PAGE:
4.

Rice PF. Human Development: A Life-Span Approach. New York: Macmillan Publishing Company; 1992.

5.

International Longevity Center. [webpage on the Internet]. Available from: http://www.ilc-alliance.org/. Accessed February 22, 2016.

6.

Sexton E, King-Kallimanis BL, Morgan K, McGee H. Development of the brief ageing perceptions questionnaire (B-APQ): a confirmatory factor analysis approach to item reduction. BMC Geriatr. 2014;14:44.

7.

Levy BR, Slade MD, Kunkel SR, Kasl SV. Longevity increased by positive self-perceptions of aging. J Pers Soc Psychol. 2002;83(2):261–270.

8.

Kotter-Grühn D, Kleinspehn-Ammerlahn A, Gerstorf D, Smith J. Self-perceptions of aging predict mortality and change with approaching death: 16-year longitudinal results from the Berlin Aging Study. Psychol Aging. 2009;24(3):654–667.

9.

Barker M, O’Hanlon A, McGee HM, Hickey A, Conroy RM. Cross-sectional validation of the Aging Perceptions Questionnaire: a multidimensional instrument for assessing self-perceptions of aging. BMC Geriatr. 2007;7:9.

10.

Steverink N, Westerhof GJ, Bode C, Dittmann-Kohli F. The personal experience of aging, individual resources, and subjective well-being. J Gerontol B Psychol Sci Soc Sci. 2001;56(6):P364–P373.

11.

Ingrand I, Houeto JL, Gil R, Mc Gee H, Ingrand P, Paccalin M. The validation of a French-language version of the Aging Perceptions Questionnaire (APQ) and its extension to a population aged 55 and over. BMC Geriatr. 2012;12:17.

12.

Slotman A, Cramm JM, Nieboer AP. Validation of the Dutch Aging Perceptions Questionnaire and development of a short version. Health Qual Life Outcomes. 2015;13:54.

13.

Chen X, Hu Y, Zhu D, Li J, Zhou L. Chinese version of the Aging Perceptions Questionnaire (C-APQ): assessment of reliability and validity. Aging Ment Health. Epub 2015 Apr 8.

14.

Karami Matin B, Rezaei S, SHaahmadi F, Kazemi Karyani A. [Ageing in Iran in 1410, a warning to health care system]. Teb va Tazkieh. 2012;22(2):9–18. Persian. Available from: http://tazkiyeh.behdasht.gov.ir/uploads/Salmandi_Summer92.pdf. Accessed March 23, 2016.

15.

Löckenhoff CE, De Fruyt F, Terracciano A, et al. Perceptions of aging across 26 cultures and their culture-level associates. Psychol Aging. 2009;24(4):941–954.

16.

Musaiger AO, D’Souza R. Role of age and gender in the perception of aging: a community-based survey in Kuwait. Arch Gerontol Geriatr. 2009;48(1):50–57.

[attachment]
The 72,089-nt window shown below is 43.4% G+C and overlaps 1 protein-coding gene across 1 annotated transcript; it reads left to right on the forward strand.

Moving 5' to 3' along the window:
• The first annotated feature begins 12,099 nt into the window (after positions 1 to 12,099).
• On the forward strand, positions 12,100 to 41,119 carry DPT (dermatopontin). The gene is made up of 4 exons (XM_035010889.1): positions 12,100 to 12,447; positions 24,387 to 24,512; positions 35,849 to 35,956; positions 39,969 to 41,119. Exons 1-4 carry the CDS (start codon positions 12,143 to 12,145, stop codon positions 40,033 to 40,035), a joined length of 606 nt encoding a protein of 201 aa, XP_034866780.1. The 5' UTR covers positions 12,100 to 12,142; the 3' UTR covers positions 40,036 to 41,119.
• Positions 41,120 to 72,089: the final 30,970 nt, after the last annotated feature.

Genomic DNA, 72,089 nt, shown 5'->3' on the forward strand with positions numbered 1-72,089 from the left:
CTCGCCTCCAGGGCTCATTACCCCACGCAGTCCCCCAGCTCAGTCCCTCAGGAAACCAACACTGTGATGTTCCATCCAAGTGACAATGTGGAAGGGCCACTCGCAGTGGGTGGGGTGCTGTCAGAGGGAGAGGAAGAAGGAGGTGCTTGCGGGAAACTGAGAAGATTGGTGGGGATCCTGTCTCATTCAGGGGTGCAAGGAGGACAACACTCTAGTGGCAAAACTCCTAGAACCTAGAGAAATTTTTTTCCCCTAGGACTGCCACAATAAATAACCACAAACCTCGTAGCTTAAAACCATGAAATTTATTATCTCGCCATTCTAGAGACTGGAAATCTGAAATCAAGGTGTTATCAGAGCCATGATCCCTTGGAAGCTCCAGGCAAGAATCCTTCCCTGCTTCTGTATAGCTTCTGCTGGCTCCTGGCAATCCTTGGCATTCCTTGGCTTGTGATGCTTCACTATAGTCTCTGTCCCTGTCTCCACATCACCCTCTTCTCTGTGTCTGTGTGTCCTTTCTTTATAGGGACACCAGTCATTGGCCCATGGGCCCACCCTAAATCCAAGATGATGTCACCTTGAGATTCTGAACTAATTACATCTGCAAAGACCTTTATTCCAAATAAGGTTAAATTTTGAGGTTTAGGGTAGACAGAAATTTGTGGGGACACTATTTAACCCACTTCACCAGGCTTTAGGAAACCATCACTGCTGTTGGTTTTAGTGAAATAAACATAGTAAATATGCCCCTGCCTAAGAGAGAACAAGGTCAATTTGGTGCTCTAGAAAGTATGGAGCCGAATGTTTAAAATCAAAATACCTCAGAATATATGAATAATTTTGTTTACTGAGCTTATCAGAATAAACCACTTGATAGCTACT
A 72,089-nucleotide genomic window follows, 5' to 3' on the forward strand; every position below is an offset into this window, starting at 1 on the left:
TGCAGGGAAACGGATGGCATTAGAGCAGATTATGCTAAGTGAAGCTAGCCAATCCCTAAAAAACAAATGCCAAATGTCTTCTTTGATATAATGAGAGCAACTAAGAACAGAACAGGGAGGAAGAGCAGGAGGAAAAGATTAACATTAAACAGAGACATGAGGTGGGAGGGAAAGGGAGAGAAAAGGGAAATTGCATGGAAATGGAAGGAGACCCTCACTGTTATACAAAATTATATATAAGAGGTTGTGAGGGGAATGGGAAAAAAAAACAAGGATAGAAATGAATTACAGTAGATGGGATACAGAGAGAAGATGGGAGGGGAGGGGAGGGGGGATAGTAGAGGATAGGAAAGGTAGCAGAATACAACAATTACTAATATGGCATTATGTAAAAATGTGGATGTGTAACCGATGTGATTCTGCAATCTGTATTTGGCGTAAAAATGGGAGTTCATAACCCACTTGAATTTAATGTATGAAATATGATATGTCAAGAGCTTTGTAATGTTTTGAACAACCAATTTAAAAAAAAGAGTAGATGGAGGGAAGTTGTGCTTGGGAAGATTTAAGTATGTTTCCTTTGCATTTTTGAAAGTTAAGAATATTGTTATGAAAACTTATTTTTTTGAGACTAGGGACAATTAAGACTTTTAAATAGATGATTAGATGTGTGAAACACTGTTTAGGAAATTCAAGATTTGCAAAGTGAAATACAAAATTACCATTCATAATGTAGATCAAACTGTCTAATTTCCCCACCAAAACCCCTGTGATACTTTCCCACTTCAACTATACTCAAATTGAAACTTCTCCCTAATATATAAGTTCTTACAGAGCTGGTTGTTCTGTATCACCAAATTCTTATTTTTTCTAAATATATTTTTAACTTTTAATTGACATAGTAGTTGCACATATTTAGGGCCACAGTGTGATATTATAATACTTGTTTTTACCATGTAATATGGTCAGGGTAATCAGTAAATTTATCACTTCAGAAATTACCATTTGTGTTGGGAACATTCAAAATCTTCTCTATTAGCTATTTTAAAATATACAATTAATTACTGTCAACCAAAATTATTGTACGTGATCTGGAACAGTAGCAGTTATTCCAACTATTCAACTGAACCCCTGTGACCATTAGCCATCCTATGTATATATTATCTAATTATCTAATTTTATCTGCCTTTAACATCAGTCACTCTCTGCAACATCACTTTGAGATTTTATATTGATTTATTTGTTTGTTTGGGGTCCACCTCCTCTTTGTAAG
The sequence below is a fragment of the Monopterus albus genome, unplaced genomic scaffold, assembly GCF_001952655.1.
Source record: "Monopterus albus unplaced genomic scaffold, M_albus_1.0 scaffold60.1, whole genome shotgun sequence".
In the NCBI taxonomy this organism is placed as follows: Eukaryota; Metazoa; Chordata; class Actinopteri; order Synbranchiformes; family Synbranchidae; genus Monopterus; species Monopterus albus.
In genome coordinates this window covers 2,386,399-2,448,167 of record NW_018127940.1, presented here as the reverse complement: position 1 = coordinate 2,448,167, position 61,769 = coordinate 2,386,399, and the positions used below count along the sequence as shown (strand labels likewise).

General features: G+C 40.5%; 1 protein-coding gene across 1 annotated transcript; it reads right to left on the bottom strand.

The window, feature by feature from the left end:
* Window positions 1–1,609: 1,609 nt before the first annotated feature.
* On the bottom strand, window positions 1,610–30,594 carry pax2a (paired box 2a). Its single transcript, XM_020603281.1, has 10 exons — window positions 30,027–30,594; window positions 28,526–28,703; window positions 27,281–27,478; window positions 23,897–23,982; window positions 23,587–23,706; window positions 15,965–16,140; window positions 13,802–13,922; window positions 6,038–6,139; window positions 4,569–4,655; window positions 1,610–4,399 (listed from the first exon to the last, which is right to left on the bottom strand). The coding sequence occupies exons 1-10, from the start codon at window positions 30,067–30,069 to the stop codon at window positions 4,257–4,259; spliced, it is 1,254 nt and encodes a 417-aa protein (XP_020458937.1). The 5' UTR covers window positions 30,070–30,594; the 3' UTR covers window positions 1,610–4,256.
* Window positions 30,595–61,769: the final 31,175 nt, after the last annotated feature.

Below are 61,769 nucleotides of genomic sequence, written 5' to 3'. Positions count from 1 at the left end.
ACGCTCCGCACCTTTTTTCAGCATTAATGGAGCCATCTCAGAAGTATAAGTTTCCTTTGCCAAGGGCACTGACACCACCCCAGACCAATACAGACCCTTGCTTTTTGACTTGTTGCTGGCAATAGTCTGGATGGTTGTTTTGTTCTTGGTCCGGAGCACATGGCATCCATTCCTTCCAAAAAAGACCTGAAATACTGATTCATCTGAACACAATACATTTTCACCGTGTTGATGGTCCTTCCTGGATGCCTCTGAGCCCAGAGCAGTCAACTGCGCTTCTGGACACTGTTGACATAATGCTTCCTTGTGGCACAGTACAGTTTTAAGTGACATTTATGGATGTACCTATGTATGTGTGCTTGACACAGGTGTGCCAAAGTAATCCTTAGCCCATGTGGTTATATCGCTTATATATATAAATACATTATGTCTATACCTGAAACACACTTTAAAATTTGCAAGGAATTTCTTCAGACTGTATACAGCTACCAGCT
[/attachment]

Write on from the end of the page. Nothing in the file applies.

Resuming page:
17.

Yun RJ, Lachman ME. Perceptions of aging in two cultures: Korean and American views on old age. J Cross Cult Gerontol. 2006;21(1–2):55–70.

18.

Rose-Grippa K, Gorney-Moreno MJ. Study guide: Nursing research: Methods and critical appraisal for evidence-based practice. 6th ed. St Louis: Mosby; 2006.

19.

Gonabad ranked first in the country in aging [webpage on the Internet]. Nobat.ir; 2016. Available from: http://tasalamati.com/e/PRnZ/. Accessed March 23, 2016.

20.

Bakhtiari F, Foroughan M, Fakhrzadeh H, et al. Validation of the Persian version of Abbreviated Mental Test (AMT) in elderly residents of Kahrizak Charity Foundation. Iranian Journal of Diabetes and Lipid Disorders. 2014;13(6):487–494.

21.

Wild D, Grove A, Martin M, et al. Principles of good practice for the translation and cultural adaptation process for patient–reported outcomes (PRO) measures: report of the ISPOR Task Force for Translation and Cultural Adaptation. Value Health. 2005;8(2):94–104.

22.

Polit DF, Beck CT. The content validity index: are you sure you know what’s being reported? Critique and recommendations. Res Nurs Health. 2006;29(5):489–497.

23.

Polit DF, Beck CT, Owen SV. Is the CVI an acceptable indicator of content validity? Appraisal and recommendations. Res Nurs Health. 2007;30(4):459–467.

24.

Kline RB. Principles and Practice of Structural Equation Modeling. New York, NY: Guilford Publications Inc; 2005.

25.

Brown TA. Confirmatory Factor Analysis for Applied Research. 1st ed. The Guilford Press; 2006.

26.

Seo DC, Torabi MR, Blair EH, Ellis NT. A cross-validation of safety climate scale using confirmatory factor analytic approach. J Safety Res. 2004;35(4):427–445.

27.

Bentler PM. Comparative fit indexes in structural models. Psychol Bull. 1990;107(2):238–246.

28.

Helsen K, Van den Bussche E, Vlaeyen JW, Goubert L. Confirmatory factor analysis of the Dutch Intolerance of Uncertainty Scale: Comparison of the full and short version. J Behav Ther Exp Psychiatry. 2013;44(1):21–29.

29.

Polit DF, Beck CT. Essentials of Nursing Research: Appraising Evidence for Nursing Practice. Lippincott Williams & Wilkins; 2013.

30.

Michaeli Manee F. Internal consistency and confirmatory factor analysis of Wells and Davis Thought control questionnaire. Iranian Journal of Psychiatry and Clinical Psychology. 2011;16(4):468–478.

31.

Hillen MA, Butow PN, Tattersall MH, et al. Validation of the English version of the Trust in Oncologist Scale (TiOS). Patient Educ Couns. 2013;91(1):25–28.

32.

Haghi Ascarabadi F. Translation and validation of aging perception questionnaire [master’s thesis]. Karaj: Karaj Azad University; 2012.

Creative Commons License This work is published and licensed by Dove Medical Press Limited. The full terms of this license are available at https://www.dovepress.com/terms.php and incorporate the Creative Commons Attribution - Non Commercial (unported, v3.0) License. By accessing the work you hereby accept the Terms. Non-commercial uses of the work are permitted without any further permission from Dove Medical Press Limited, provided the work is properly attributed. For permission for commercial use of this work, please see paragraphs 4.2 and 5 of our Terms.

Download Article [PDF]